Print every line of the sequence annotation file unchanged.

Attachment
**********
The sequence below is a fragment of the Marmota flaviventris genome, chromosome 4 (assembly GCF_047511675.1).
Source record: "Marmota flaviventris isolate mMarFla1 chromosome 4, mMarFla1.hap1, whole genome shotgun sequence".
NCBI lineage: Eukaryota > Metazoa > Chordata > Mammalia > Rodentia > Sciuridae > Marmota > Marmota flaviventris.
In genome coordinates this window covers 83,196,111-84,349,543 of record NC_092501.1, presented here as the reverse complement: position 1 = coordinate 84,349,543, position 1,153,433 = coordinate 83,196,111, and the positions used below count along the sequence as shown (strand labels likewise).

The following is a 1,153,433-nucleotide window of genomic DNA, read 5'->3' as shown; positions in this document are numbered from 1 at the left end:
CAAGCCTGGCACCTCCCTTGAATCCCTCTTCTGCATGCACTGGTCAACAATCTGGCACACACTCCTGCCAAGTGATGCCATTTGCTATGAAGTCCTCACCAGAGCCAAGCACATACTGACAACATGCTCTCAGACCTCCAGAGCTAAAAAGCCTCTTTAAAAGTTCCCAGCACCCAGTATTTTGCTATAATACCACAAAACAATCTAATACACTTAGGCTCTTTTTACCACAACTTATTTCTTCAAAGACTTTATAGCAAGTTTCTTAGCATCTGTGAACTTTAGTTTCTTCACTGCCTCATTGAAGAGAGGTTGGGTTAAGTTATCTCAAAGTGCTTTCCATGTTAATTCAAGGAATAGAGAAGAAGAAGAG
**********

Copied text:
The sequence below is a fragment of the Marmota flaviventris genome, chromosome 4 (assembly GCF_047511675.1).
Source record: "Marmota flaviventris isolate mMarFla1 chromosome 4, mMarFla1.hap1, whole genome shotgun sequence".
NCBI lineage: Eukaryota > Metazoa > Chordata > Mammalia > Rodentia > Sciuridae > Marmota > Marmota flaviventris.
In genome coordinates this window covers 83,196,111-84,349,543 of record NC_092501.1, presented here as the reverse complement: position 1 = coordinate 84,349,543, position 1,153,433 = coordinate 83,196,111, and the positions used below count along the sequence as shown (strand labels likewise).

The following is a 1,153,433-nucleotide window of genomic DNA, read 5'->3' as shown; positions in this document are numbered from 1 at the left end:
CAAGCCTGGCACCTCCCTTGAATCCCTCTTCTGCATGCACTGGTCAACAATCTGGCACACACTCCTGCCAAGTGATGCCATTTGCTATGAAGTCCTCACCAGAGCCAAGCACATACTGACAACATGCTCTCAGACCTCCAGAGCTAAAAAGCCTCTTTAAAAGTTCCCAGCACCCAGTATTTTGCTATAATACCACAAAACAATCTAATACACTTAGGCTCTTTTTACCACAACTTATTTCTTCAAAGACTTTATAGCAAGTTTCTTAGCATCTGTGAACTTTAGTTTCTTCACTGCCTCATTGAAGAGAGGTTGGGTTAAGTTATCTCAAAGTGCTTTCCATGTTAATTCAAGGAATAGAGAAGAAGAAGAG